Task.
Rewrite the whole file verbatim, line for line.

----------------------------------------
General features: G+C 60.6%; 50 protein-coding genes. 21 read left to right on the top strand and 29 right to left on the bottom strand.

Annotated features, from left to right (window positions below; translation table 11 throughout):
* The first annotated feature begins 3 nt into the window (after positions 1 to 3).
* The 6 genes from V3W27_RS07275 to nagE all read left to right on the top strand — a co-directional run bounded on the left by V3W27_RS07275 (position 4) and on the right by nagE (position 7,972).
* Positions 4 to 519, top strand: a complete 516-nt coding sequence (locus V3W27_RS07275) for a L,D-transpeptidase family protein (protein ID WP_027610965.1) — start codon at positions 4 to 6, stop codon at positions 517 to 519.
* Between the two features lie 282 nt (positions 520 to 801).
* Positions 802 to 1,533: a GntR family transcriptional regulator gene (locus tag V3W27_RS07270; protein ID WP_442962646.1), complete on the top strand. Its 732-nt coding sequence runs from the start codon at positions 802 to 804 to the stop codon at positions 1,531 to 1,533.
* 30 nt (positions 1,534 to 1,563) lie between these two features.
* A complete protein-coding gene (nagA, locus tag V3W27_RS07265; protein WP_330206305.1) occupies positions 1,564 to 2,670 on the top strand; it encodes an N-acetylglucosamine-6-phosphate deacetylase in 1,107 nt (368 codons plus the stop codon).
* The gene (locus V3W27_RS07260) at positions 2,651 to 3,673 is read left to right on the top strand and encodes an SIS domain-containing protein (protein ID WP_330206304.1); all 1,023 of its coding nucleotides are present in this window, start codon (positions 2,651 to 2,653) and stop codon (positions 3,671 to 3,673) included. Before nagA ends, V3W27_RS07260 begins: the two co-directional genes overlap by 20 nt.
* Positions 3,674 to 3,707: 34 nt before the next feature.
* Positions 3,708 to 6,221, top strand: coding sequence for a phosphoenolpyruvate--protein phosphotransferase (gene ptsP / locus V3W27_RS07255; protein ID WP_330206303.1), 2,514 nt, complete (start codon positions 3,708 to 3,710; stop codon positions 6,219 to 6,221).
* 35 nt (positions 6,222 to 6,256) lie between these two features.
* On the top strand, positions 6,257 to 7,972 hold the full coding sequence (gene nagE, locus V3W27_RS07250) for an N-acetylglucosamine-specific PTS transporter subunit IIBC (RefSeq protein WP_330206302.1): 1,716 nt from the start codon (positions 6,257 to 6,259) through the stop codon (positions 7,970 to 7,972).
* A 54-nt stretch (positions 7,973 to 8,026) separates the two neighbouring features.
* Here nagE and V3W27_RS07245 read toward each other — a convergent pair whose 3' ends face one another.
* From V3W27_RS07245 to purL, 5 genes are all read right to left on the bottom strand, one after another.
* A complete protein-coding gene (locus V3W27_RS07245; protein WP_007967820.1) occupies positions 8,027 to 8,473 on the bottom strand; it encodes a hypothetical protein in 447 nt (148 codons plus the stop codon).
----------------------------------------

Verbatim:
General features: G+C 60.6%; 50 protein-coding genes. 21 read left to right on the top strand and 29 right to left on the bottom strand.

Annotated features, from left to right (window positions below; translation table 11 throughout):
* The first annotated feature begins 3 nt into the window (after positions 1 to 3).
* The 6 genes from V3W27_RS07275 to nagE all read left to right on the top strand — a co-directional run bounded on the left by V3W27_RS07275 (position 4) and on the right by nagE (position 7,972).
* Positions 4 to 519, top strand: a complete 516-nt coding sequence (locus V3W27_RS07275) for a L,D-transpeptidase family protein (protein ID WP_027610965.1) — start codon at positions 4 to 6, stop codon at positions 517 to 519.
* Between the two features lie 282 nt (positions 520 to 801).
* Positions 802 to 1,533: a GntR family transcriptional regulator gene (locus tag V3W27_RS07270; protein ID WP_442962646.1), complete on the top strand. Its 732-nt coding sequence runs from the start codon at positions 802 to 804 to the stop codon at positions 1,531 to 1,533.
* 30 nt (positions 1,534 to 1,563) lie between these two features.
* A complete protein-coding gene (nagA, locus tag V3W27_RS07265; protein WP_330206305.1) occupies positions 1,564 to 2,670 on the top strand; it encodes an N-acetylglucosamine-6-phosphate deacetylase in 1,107 nt (368 codons plus the stop codon).
* The gene (locus V3W27_RS07260) at positions 2,651 to 3,673 is read left to right on the top strand and encodes an SIS domain-containing protein (protein ID WP_330206304.1); all 1,023 of its coding nucleotides are present in this window, start codon (positions 2,651 to 2,653) and stop codon (positions 3,671 to 3,673) included. Before nagA ends, V3W27_RS07260 begins: the two co-directional genes overlap by 20 nt.
* Positions 3,674 to 3,707: 34 nt before the next feature.
* Positions 3,708 to 6,221, top strand: coding sequence for a phosphoenolpyruvate--protein phosphotransferase (gene ptsP / locus V3W27_RS07255; protein ID WP_330206303.1), 2,514 nt, complete (start codon positions 3,708 to 3,710; stop codon positions 6,219 to 6,221).
* 35 nt (positions 6,222 to 6,256) lie between these two features.
* On the top strand, positions 6,257 to 7,972 hold the full coding sequence (gene nagE, locus V3W27_RS07250) for an N-acetylglucosamine-specific PTS transporter subunit IIBC (RefSeq protein WP_330206302.1): 1,716 nt from the start codon (positions 6,257 to 6,259) through the stop codon (positions 7,970 to 7,972).
* A 54-nt stretch (positions 7,973 to 8,026) separates the two neighbouring features.
* Here nagE and V3W27_RS07245 read toward each other — a convergent pair whose 3' ends face one another.
* From V3W27_RS07245 to purL, 5 genes are all read right to left on the bottom strand, one after another.
* A complete protein-coding gene (locus V3W27_RS07245; protein WP_007967820.1) occupies positions 8,027 to 8,473 on the bottom strand; it encodes a hypothetical protein in 447 nt (148 codons plus the stop codon).